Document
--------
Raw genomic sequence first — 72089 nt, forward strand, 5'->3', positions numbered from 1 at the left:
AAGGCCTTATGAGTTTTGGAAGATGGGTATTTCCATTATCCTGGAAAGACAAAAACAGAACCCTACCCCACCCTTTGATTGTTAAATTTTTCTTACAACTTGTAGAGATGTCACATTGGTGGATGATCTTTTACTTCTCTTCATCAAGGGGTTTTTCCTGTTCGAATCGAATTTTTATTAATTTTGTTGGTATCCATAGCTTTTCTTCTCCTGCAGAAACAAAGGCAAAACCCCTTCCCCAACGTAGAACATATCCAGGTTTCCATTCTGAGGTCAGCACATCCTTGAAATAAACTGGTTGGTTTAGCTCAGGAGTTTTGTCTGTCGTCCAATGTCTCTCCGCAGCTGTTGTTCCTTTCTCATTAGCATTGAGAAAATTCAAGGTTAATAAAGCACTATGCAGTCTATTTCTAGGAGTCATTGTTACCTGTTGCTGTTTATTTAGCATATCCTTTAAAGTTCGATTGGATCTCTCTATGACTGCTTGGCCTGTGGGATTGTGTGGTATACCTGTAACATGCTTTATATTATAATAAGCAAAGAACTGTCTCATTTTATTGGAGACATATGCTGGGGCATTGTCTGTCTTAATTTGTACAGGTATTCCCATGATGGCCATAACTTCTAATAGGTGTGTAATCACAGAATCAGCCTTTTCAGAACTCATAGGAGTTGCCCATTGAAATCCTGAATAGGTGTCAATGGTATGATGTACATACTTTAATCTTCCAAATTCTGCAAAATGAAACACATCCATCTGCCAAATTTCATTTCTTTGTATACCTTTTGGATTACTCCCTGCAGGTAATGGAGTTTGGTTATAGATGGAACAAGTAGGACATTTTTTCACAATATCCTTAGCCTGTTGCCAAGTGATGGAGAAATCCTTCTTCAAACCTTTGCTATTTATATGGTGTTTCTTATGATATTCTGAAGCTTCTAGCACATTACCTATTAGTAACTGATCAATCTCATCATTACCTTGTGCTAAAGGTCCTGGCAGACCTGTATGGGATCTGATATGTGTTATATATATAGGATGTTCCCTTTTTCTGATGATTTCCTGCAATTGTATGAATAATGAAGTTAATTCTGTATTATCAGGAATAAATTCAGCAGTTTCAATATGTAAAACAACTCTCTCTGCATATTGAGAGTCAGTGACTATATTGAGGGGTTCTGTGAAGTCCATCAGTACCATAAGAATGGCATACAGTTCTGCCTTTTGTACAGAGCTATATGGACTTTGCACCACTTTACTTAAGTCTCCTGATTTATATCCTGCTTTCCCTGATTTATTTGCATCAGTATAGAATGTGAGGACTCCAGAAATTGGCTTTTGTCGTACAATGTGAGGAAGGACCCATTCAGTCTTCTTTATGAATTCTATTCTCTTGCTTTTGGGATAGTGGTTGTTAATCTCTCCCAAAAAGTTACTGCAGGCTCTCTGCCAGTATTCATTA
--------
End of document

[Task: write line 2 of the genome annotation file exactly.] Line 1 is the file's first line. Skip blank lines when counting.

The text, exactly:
AAGGCCTTATGAGTTTTGGAAGATGGGTATTTCCATTATCCTGGAAAGACAAAAACAGAACCCTACCCCACCCTTTGATTGTTAAATTTTTCTTACAACTTGTAGAGATGTCACATTGGTGGATGATCTTTTACTTCTCTTCATCAAGGGGTTTTTCCTGTTCGAATCGAATTTTTATTAATTTTGTTGGTATCCATAGCTTTTCTTCTCCTGCAGAAACAAAGGCAAAACCCCTTCCCCAACGTAGAACATATCCAGGTTTCCATTCTGAGGTCAGCACATCCTTGAAATAAACTGGTTGGTTTAGCTCAGGAGTTTTGTCTGTCGTCCAATGTCTCTCCGCAGCTGTTGTTCCTTTCTCATTAGCATTGAGAAAATTCAAGGTTAATAAAGCACTATGCAGTCTATTTCTAGGAGTCATTGTTACCTGTTGCTGTTTATTTAGCATATCCTTTAAAGTTCGATTGGATCTCTCTATGACTGCTTGGCCTGTGGGATTGTGTGGTATACCTGTAACATGCTTTATATTATAATAAGCAAAGAACTGTCTCATTTTATTGGAGACATATGCTGGGGCATTGTCTGTCTTAATTTGTACAGGTATTCCCATGATGGCCATAACTTCTAATAGGTGTGTAATCACAGAATCAGCCTTTTCAGAACTCATAGGAGTTGCCCATTGAAATCCTGAATAGGTGTCAATGGTATGATGTACATACTTTAATCTTCCAAATTCTGCAAAATGAAACACATCCATCTGCCAAATTTCATTTCTTTGTATACCTTTTGGATTACTCCCTGCAGGTAATGGAGTTTGGTTATAGATGGAACAAGTAGGACATTTTTTCACAATATCCTTAGCCTGTTGCCAAGTGATGGAGAAATCCTTCTTCAAACCTTTGCTATTTATATGGTGTTTCTTATGATATTCTGAAGCTTCTAGCACATTACCTATTAGTAACTGATCAATCTCATCATTACCTTGTGCTAAAGGTCCTGGCAGACCTGTATGGGATCTGATATGTGTTATATATATAGGATGTTCCCTTTTTCTGATGATTTCCTGCAATTGTATGAATAATGAAGTTAATTCTGTATTATCAGGAATAAATTCAGCAGTTTCAATATGTAAAACAACTCTCTCTGCATATTGAGAGTCAGTGACTATATTGAGGGGTTCTGTGAAGTCCATCAGTACCATAAGAATGGCATACAGTTCTGCCTTTTGTACAGAGCTATATGGACTTTGCACCACTTTACTTAAGTCTCCTGATTTATATCCTGCTTTCCCTGATTTATTTGCATCAGTATAGAATGTGAGGACTCCAGAAATTGGCTTTTGTCGTACAATGTGAGGAAGGACCCATTCAGTCTTCTTTATGAATTCTATTCTCTTGCTTTTGGGATAGTGGTTGTTAATCTCTCCCAAAAAGTTACTGCAGGCTCTCTGCCAGTATTCATTA